The Trinity River Audubon Center set a lovely scene for an evening hosted by the Trinity Trust Foundation, the organization that helps raise funds for the $2.2 billion urban park project to add bridges, lakes, amphitheaters and ball fields to the city.
The occasion? A "Toast to the Trails" and groundbreaking celebration of the Margaret McDermott Bridge.
If you were lucky enough to be invited, you were certainly among Dallas' elite — Margot and Ross Perot, Lynn and Allan McBee, Mickie and Mike Rawlings, Catherine and Will Rose, Nancy Cain Marcus, Lyda Hill, Bill Vowell, Joanne Stroud, Nelda Cain Pickens, Carol and Don Glendenning, and U.S. Rep. Eddie Bernice Johnson.
A three-piece orchestra provided soothing background sounds while supporters sipped on "Margaretinis" and dined on an elegant meal provided by Bolsa.
"What Santiago and Tina Calatrava have given us is a hike and bike trail," said Mary McDermott Cook, chair of the Trinity Trust. "The Margaret McDermott Bridge, with the biking and pedestrian elements designed by Calatrava, will allow more connectivity to the Southern White Rock Creek."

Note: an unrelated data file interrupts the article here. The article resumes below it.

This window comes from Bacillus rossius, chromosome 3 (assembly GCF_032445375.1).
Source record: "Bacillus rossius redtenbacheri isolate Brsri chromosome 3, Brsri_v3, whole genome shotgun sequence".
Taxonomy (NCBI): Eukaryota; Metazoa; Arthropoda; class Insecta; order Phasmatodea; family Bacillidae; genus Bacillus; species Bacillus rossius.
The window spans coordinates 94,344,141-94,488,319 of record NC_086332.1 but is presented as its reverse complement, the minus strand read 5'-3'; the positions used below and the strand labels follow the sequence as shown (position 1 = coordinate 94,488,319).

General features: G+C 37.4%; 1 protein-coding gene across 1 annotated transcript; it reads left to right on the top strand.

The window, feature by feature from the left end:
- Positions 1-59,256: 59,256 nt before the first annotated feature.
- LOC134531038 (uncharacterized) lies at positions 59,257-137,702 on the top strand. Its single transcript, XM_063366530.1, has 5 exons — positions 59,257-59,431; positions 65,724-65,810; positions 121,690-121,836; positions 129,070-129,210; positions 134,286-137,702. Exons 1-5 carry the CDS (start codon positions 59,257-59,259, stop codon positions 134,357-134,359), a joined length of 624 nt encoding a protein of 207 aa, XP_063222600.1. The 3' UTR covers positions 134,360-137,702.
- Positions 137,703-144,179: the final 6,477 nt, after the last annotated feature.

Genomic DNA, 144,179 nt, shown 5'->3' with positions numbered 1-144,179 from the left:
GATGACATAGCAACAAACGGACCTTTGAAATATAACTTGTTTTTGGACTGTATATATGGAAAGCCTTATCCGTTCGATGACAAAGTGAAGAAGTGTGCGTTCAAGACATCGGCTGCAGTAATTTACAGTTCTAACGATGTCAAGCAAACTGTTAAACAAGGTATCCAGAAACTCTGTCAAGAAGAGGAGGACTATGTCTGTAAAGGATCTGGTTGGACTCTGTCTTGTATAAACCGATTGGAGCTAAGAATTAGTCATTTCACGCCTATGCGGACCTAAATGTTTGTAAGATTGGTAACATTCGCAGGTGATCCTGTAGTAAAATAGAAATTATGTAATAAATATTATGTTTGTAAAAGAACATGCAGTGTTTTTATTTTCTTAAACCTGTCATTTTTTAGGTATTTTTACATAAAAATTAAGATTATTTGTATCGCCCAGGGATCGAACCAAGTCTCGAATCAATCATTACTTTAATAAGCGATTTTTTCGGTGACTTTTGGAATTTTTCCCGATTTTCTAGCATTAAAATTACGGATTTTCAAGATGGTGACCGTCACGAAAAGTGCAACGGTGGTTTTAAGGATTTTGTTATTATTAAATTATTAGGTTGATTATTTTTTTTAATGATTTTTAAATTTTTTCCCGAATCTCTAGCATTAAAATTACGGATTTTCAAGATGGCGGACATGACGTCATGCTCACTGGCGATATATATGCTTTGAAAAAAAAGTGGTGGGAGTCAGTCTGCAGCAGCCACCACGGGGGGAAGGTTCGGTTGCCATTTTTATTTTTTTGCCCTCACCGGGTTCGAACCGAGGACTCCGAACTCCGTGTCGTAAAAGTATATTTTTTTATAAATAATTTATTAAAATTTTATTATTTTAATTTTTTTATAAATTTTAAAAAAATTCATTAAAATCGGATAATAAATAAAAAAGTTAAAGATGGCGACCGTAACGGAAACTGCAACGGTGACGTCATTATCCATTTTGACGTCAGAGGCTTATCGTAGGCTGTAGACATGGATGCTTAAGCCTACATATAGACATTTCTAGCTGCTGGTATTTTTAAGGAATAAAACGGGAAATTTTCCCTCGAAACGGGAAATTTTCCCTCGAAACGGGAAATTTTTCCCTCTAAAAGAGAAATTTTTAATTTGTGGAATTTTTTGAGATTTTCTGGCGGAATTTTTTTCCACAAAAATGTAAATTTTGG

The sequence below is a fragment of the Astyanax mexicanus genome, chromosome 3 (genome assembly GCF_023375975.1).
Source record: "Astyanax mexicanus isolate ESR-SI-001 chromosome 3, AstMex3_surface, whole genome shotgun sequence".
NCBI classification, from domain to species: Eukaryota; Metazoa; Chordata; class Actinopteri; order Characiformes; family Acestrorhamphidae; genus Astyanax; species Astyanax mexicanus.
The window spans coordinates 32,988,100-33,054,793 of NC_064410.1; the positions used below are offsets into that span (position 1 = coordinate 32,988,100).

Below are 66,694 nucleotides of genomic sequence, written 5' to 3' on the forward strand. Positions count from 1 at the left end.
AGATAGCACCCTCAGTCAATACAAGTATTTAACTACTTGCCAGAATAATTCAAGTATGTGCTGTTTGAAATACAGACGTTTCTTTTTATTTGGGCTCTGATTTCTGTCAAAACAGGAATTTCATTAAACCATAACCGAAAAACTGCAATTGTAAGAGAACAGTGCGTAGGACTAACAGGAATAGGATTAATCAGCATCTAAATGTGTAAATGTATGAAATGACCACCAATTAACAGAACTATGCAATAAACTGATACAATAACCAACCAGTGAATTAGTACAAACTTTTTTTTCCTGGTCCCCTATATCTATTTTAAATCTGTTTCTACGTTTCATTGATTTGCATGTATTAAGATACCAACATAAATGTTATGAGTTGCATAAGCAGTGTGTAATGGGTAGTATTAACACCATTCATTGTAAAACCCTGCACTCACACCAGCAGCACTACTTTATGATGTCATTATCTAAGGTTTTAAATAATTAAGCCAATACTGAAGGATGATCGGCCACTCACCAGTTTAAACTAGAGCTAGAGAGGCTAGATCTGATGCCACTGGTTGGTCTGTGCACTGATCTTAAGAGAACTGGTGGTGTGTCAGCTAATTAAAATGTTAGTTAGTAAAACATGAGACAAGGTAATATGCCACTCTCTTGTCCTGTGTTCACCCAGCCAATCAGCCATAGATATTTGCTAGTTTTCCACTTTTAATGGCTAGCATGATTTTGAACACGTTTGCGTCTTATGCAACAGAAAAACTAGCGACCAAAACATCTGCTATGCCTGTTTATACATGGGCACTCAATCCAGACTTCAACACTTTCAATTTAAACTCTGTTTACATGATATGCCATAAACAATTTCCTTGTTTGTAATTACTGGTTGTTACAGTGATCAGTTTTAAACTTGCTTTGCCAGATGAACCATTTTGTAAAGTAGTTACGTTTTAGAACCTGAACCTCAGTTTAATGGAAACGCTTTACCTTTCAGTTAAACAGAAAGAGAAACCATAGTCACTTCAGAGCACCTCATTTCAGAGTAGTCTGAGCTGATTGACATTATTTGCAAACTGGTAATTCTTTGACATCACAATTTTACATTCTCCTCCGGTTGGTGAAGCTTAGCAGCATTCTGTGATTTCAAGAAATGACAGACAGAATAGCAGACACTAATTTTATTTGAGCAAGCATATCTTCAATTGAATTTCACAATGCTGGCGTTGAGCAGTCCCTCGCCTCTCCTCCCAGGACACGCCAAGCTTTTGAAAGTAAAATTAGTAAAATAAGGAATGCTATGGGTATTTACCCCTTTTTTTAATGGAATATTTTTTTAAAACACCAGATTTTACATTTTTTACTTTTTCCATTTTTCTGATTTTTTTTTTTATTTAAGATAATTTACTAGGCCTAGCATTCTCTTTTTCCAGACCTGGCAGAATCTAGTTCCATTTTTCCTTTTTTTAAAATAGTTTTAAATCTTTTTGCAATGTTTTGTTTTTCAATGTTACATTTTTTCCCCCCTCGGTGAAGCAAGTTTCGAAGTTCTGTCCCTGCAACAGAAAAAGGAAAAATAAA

The spotlight turned to McDermott as she broke through the turf on a model of the bridge, with current mayor Mike Rawlings and former mayor Laura Miller standing by.
"We are so appreciative of Margaret McDermott and her generous spirit," said Gail Thomas, CEO of Trinity Trust. "Both the bridge and the new trails will only elevate Dallas' reputation as one with exceptional architectural bridges and outdoor hike and bike trails."
Throughout the night, supporters chatted about the upcoming campaign in which the Trinity Trust will raise funds for the 14.3-mile trail from the Audubon center to the Dallas Arboretum and the trail through the Great Trinity Forest.
To end the celebratory dinner on a high note, Ross Perot led the crowd in shouting "hip, hip, hooray" three times in McDermott's honor. "Who else would deserve to have a bridge named after her other than Margaret McDermott?" he said.